Top 5 traits for next-gen support engineers
Customer demands are evolving along with our requirements for support engineers. We asked our support center leaders which traits they expect from next-gen superstars.
My wife ordered shoes that didn’t fit. She placed the order on Zappos.com, and now she would have to call support to return them. The anxiety set in for her. How long would this take? How many hoops would she have to jump through? Would the support agent be pleasant, or peeved?
I knew the answer before she picked up the phone as I have visited Zappos, met the founder Tony Hsieh along with his awesome customer loyalty team. You probably already know the answer as well. Zappos is legendary for amazing service. In minutes, she had an overnight tracking number for the new pair. The support agent was a genius, too, thinking fast on her feet to leave my wife truly delighted with the outcome of the call.
The result? I want Zappos-level support from every support rep I interact with, at home and at work. And I’m not alone. Over the past few years, customer expectations have morphed dramatically. To keep up, companies can’t just rewrite a few internal policies and procedures. They have to completely rethink the role and requirements of their entire support staff.
Nowhere is this more evident than here at CA. Historically, software support engineers spent way more of their time diagnosing and fixing problems than managing the experience and expectations of the customer. Many had the right technical skills, but were missing the critical soft skills that can turn a potentially bad experience into a great one.
So what makes a great support engineer? I asked four leaders of our worldwide support centers how support engineers have evolved, and what we should expect from the very best next-gen superstars. Here are our collective insights.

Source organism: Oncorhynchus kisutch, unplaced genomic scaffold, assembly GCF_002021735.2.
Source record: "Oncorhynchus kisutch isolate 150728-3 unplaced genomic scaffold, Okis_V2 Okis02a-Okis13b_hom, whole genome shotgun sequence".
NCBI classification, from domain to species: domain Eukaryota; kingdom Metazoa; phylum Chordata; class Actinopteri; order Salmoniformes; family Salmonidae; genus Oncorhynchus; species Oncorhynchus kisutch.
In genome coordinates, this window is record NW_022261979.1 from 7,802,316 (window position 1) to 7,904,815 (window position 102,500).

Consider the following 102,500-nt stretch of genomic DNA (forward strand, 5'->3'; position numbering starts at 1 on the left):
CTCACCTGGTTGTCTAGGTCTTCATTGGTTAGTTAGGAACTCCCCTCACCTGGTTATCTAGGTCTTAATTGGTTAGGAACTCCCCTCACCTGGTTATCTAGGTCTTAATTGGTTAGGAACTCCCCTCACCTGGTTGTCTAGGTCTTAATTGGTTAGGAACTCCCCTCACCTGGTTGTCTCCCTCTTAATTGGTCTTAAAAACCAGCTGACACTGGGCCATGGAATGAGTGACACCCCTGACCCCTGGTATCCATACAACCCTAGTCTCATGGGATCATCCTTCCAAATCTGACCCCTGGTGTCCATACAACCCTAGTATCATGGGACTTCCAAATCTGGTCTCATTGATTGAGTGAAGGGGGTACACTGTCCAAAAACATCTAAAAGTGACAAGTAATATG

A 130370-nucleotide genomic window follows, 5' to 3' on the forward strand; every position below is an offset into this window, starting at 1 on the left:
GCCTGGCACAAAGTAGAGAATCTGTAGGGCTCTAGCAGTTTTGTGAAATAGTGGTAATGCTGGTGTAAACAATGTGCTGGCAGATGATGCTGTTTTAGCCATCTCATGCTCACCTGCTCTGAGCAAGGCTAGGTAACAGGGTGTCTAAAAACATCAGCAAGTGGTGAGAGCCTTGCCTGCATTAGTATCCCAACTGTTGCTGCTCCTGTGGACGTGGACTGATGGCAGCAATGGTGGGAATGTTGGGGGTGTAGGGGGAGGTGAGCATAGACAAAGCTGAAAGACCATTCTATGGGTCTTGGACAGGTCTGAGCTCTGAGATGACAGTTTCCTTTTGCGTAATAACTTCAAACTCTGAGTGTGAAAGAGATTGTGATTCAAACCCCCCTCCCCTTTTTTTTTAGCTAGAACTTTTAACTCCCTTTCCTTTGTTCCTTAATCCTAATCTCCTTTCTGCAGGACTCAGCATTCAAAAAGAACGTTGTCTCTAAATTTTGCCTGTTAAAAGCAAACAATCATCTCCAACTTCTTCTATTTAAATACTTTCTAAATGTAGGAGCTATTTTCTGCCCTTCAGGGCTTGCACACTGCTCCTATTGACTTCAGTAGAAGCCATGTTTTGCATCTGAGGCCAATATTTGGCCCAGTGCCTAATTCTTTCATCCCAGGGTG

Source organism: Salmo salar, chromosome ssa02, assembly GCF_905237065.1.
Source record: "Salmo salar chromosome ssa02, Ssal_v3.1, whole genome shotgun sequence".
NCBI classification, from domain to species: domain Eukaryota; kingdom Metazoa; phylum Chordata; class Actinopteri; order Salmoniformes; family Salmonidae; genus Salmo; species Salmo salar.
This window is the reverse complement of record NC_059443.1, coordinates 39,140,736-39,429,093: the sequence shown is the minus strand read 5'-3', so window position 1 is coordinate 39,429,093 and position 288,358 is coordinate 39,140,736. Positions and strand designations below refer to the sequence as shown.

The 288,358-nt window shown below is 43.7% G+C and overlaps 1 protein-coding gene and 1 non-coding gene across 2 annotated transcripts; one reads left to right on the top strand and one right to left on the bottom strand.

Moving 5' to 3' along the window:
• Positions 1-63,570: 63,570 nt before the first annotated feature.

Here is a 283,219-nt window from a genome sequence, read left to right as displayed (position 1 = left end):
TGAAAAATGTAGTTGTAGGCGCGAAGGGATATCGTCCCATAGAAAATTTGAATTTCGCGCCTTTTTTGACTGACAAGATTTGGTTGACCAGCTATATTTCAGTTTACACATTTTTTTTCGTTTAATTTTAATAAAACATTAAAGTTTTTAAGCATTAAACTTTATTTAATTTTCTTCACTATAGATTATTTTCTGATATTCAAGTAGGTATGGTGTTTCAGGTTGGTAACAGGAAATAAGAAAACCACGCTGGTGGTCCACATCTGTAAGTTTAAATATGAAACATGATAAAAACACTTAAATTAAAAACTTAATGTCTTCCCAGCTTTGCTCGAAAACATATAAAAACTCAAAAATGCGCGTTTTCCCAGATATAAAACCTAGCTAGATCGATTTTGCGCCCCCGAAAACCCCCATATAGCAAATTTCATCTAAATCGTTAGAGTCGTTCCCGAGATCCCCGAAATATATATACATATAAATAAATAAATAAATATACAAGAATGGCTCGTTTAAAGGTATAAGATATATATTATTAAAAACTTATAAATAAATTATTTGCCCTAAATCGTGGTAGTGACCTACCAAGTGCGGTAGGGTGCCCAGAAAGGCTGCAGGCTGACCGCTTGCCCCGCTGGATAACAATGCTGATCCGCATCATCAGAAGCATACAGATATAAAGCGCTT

Anthony Guida, Vice President of North America Support Centers, hit the nail on the head with this one. “At CA, we used to hire the very best technical person we could find. But often, those people wouldn’t be great at speaking on the phone, or be very enthusiastic about connecting with customers. Today, we look for people who like helping — people who have volunteer work or teaching or retail sales on their resumes — and we give them the technical training and career path to succeed.”
According to Julie Baxter, Vice President of EMEA Support Centers, “The best support engineers want to learn. They like to play with the technology, to know every version. And they won’t admit defeat. They WANT to solve every issue, and the customers can sense that.”
It’s not just phone skills that matter, either. According to Abdul Riyaz, VP of APJ Support Centers. “Support engineers need to be social media savvy, and able to monitor and engage across multiple channels to resolve issues quickly. Today’s support engineers aren’t just talking on the phone one-to-one. They write knowledge base articles, post threads to our community site, and reach thousands of customers with every interaction. They’re helping customers solve issues on their own, and that takes very savvy, clear communication skills.”
That doesn’t mean they aren’t team players, according to Sandro de Camargo, Vice President of Latin America Support Centers. “They have to be able to make great decisions without constant management oversight. Plus, they need to be proactive, great at organizing their day, and able to make the time amidst a hurricane of calls to engage with our community and write helpful, engaging posts.”
I agree with the answers from my executive team, and they inspired me to add a few more personality traits that I see here at CA in some of our very best support engineers.
The “right” answer in every situation isn’t always spelled out in a training manual, call script, or corporate policy. In fact, as customers expect more personalized service, it seldom is. This means that support engineers must consider every input quickly, and arrive at solutions that don’t just solve problems, but also earn loyalty. That’s no small skill.
I’m thrilled that we have so many top-notch, truly “next-gen” support engineers here in our ranks at CA, and I’d love for you to meet a few of them.
I would like to have your feedback: what’s your best support experience, and how did the support staff make it possible? What companies and organizations are really nailing next-gen support, and how are their people making it possible?